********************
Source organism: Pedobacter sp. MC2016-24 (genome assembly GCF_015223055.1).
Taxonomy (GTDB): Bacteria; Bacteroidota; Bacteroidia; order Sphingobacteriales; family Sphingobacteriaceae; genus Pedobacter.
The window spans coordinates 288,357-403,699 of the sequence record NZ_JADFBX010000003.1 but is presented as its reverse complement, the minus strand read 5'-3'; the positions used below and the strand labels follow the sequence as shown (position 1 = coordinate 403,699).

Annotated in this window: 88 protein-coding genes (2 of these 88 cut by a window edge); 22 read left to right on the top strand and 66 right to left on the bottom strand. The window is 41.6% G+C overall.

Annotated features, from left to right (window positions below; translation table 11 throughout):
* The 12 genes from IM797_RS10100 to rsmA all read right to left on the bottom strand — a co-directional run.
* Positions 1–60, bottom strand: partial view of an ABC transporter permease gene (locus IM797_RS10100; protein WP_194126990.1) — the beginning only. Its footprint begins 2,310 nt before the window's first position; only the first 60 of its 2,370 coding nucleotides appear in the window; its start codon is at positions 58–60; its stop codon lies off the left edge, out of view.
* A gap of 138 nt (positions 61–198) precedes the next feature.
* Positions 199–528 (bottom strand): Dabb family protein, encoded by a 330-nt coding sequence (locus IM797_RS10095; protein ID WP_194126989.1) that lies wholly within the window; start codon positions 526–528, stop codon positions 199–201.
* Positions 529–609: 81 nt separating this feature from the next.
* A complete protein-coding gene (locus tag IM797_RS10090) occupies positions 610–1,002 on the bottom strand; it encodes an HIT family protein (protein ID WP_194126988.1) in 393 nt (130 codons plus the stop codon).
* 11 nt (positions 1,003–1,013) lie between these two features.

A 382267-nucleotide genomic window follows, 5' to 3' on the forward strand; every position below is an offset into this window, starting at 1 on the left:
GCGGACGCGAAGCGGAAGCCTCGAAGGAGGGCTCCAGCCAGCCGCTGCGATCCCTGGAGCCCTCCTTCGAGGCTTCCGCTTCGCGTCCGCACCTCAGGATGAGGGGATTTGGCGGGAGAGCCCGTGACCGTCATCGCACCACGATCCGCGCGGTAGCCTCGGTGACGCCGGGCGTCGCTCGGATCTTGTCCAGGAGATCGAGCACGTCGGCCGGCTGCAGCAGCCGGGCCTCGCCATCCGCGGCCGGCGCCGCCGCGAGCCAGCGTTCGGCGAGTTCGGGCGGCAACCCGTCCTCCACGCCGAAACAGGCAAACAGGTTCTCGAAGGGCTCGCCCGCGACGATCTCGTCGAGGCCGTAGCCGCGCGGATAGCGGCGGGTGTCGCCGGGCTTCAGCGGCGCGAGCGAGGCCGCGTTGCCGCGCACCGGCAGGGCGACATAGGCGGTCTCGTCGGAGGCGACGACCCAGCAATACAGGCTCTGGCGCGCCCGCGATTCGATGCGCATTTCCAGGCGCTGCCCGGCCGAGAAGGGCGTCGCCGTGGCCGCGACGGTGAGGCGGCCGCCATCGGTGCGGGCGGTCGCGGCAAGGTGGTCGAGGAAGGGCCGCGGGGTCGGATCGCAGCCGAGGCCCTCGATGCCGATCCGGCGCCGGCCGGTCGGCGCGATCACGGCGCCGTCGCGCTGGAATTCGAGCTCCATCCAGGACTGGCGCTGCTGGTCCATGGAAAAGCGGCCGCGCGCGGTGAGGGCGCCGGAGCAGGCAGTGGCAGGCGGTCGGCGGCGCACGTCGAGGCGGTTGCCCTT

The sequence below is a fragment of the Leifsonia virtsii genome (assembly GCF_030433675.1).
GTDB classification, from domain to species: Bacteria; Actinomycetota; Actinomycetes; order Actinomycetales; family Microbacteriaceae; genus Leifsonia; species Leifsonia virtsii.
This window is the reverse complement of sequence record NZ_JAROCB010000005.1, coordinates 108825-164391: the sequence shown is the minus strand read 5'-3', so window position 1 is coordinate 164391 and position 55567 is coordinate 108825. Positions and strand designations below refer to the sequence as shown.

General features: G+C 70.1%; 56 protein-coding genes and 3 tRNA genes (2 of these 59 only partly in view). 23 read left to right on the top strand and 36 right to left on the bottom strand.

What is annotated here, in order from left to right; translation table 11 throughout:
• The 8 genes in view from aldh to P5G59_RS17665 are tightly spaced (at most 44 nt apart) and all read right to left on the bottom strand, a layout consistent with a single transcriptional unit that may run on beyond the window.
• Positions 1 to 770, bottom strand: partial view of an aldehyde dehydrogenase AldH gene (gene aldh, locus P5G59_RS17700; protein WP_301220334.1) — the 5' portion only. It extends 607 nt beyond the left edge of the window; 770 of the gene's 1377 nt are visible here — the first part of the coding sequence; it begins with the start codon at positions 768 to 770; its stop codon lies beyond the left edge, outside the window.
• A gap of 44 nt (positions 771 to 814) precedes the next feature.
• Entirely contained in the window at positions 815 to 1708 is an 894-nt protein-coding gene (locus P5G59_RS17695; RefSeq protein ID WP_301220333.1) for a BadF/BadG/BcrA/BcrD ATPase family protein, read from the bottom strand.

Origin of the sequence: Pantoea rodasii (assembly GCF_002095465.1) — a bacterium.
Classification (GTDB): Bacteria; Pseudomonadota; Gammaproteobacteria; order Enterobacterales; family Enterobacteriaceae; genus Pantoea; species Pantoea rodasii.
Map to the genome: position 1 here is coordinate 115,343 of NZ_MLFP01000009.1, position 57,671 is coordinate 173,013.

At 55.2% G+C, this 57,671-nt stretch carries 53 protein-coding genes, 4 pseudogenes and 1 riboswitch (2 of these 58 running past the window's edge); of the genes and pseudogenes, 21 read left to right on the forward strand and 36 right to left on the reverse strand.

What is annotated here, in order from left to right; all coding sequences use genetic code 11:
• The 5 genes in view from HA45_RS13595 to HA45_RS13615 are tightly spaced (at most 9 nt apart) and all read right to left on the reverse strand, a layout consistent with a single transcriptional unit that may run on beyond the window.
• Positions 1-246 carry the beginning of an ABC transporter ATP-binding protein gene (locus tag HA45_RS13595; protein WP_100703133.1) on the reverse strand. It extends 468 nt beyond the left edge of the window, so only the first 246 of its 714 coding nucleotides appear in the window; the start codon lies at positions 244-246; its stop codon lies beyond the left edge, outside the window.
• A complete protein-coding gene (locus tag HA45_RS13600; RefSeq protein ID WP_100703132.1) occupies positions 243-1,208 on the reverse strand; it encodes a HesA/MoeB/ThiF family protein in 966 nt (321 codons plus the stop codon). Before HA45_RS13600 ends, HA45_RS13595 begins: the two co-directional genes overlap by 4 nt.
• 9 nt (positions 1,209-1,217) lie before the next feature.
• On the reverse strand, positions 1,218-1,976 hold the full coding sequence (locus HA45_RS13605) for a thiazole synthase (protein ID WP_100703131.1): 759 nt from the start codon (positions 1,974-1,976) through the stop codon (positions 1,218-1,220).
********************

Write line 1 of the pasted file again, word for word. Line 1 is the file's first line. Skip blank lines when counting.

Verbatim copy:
Source organism: Pedobacter sp. MC2016-24 (genome assembly GCF_015223055.1).